What about Lamont's unborn baby?

Published: Thursday | September 6, 2012 Comments 0


ON TUESDAY, September 4, 2012, the director of public prosecutions ruled that charges of murder, wounding with intent, assault and illegal possession of firearm be brought against the policeman accused in that deadly shooting incident in Yallahs, St Thomas, on Saturday, September 1, 2012.

Ms Kay-Ann Lamont was shot to death, her sister shot and wounded, and another sister escaped injury only because the firearm failed to fire.

It's for the courts to find the policeman guilty, not-guilty, not-guilty by reason of insanity or whatever else people are tried for under such circumstances.

As a physician, what piques my curiosity is the legal and human rights status of the unborn child. I understand that Ms Lamont was over 28 weeks pregnant at the time of her untimely death, therefore, the child was technically and legally viable (able to survive outside the mother's womb) and the shooter should be also charged with a second murder (that of the child that was near term).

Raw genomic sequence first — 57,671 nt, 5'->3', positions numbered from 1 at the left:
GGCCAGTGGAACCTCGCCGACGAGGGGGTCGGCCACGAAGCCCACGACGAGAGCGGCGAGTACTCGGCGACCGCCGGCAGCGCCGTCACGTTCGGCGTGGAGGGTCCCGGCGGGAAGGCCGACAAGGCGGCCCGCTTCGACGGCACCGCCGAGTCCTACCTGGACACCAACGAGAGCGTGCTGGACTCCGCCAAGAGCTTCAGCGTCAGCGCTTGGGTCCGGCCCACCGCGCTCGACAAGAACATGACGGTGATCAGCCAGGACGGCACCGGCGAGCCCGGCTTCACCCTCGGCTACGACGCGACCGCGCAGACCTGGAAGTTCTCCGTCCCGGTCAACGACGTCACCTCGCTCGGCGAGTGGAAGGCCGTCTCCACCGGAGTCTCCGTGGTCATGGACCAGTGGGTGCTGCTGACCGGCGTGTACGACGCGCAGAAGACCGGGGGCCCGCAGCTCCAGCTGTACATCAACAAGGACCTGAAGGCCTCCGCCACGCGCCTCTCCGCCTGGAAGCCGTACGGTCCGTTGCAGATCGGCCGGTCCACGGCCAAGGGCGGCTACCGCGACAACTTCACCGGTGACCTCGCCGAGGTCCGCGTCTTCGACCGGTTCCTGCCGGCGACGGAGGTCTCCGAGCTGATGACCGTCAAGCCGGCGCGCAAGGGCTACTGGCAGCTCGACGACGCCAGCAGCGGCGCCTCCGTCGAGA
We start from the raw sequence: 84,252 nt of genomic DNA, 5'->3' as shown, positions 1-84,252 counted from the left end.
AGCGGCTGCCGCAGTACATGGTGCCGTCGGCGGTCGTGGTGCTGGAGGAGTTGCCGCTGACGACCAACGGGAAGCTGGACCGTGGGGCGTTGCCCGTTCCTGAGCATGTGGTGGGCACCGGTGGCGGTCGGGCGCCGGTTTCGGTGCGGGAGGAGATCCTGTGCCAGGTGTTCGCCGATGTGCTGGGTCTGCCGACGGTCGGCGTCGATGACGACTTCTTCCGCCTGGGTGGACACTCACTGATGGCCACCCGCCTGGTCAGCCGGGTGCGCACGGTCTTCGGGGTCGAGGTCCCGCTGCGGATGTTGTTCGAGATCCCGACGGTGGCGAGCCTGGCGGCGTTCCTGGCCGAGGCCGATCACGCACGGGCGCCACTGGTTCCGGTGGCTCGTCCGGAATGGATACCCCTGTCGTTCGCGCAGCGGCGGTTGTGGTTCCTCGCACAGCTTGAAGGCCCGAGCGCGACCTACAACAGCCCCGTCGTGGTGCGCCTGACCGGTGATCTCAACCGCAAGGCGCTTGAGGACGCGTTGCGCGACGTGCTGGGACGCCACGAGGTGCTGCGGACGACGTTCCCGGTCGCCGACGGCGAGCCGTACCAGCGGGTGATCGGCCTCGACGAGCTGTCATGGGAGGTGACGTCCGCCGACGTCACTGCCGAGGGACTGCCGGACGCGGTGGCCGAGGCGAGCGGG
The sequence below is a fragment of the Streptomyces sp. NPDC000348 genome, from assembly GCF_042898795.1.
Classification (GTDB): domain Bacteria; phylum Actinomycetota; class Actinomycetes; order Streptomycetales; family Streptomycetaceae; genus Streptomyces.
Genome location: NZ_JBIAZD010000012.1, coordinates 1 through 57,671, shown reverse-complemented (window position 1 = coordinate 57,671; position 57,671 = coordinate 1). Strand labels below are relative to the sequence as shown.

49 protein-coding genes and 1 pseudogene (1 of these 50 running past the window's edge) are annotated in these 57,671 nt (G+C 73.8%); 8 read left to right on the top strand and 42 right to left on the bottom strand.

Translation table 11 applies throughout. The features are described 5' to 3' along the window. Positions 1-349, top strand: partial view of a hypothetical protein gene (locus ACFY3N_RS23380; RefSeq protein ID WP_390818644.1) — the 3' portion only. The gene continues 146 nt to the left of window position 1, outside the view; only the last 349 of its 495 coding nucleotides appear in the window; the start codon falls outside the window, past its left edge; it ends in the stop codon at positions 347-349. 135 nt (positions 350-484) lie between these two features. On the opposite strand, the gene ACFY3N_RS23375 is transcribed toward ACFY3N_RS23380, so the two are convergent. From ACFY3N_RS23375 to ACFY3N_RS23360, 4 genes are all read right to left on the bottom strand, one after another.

However, even if the victim were less than 28 weeks pregnant when she was murdered, in our jurisdiction, the foetus is considered non-viable, so no separate murder charge could be laid against the shooter.

But, what about a separate charge for unlawful termination of pregnancy? After all, in such cases, the parents would have certainly wanted their baby to survive and become a part of their family. Doesn't that horrendous loss count for anything? Wouldn't the little life growing within a mother be worth absolutely nothing? If so, then why all the hullabaloo and legal actions over the terminations of pregnancy? Are we sending mixed signals here?

Dr Garth A. Rattray


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